Gov. Bob McDonnell signed four bills this spring designed to make school bus transportation even safer, including increasing penalties for motorists who illegally pass school buses stopped to load and unload students and allowing school districts to install stop arm video cameras to capture offenders.
Effective July 1, all motorists will be cited for reckless driving if they fail to come to a complete stop when approaching a school bus “that is stopped on any highway, private road or school driveway for the purpose of taking on or discharging children.” HB indicates that motorists must stop for the school buses on either side of the street, and they must remain stopped until all the students or other pedestrians clear the road, the school bus stop arm is retracted and red lights are turned off, and the bus drives away.
Convictions can result in a fine of $250.
“The foremost obligation of government is public safety, and protecting our youngest citizens so that they may focus on their education is a moral obligation for all Virginians,” said McDonnell in a statement. “We are charged with protecting more than 1.3 million students in Virginia’s schools, so it is vital that law enforcement has additional tools available to combat the potential violence and crimes that can make our institutions of learning scary places for students.”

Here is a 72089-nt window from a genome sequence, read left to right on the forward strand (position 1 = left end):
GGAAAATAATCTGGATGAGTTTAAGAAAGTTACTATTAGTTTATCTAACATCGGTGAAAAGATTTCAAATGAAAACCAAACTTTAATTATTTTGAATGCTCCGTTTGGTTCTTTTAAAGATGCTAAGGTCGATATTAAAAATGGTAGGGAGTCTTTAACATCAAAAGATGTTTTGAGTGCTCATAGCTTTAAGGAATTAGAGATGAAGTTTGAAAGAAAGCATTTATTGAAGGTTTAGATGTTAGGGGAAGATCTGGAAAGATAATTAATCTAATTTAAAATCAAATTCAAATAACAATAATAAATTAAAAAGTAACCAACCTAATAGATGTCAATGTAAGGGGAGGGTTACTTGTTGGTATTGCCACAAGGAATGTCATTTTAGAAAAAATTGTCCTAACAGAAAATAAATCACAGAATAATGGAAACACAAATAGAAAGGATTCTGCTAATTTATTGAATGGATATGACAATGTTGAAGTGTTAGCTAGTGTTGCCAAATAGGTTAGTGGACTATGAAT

McDonnell also signed a related bill, HB1911, amends state code to authorize municipalities to adopt ordinances to allow school districts to contract with vendors to install and operate video-monitoring systems in or on school buses to capture drivers in the act of passing stopped school buses. The camera systems must record the vehicle license plate, the date and time of the moving violation and the activation of at least one of the school bus warning devices, such as the extended stop arm or the flashing red lights.
The existing law continues to allow the testimony of school bus drivers, student transportation supervisors or a law enforcement officials as prima facie evidence that a motorist illegally passed a school bus.
In other school bus safety news, McDonnell signed into effect HB2026 to prohibit anyone convicted of a sex crime and listed in the state’s Sex Offender and Crimes Against Minors Registry from driving school buses or being issued a CDL to drive school buses. Violations will result in a Class 2 misdemeanor, and any current school bus drivers found to be registered as sex offenders will have their CDLs revoked.
A related bill, HB2066, prohibits sex offenders from entering school property, which includes school buses. Violation of the law is punishable as a Class 6 felony.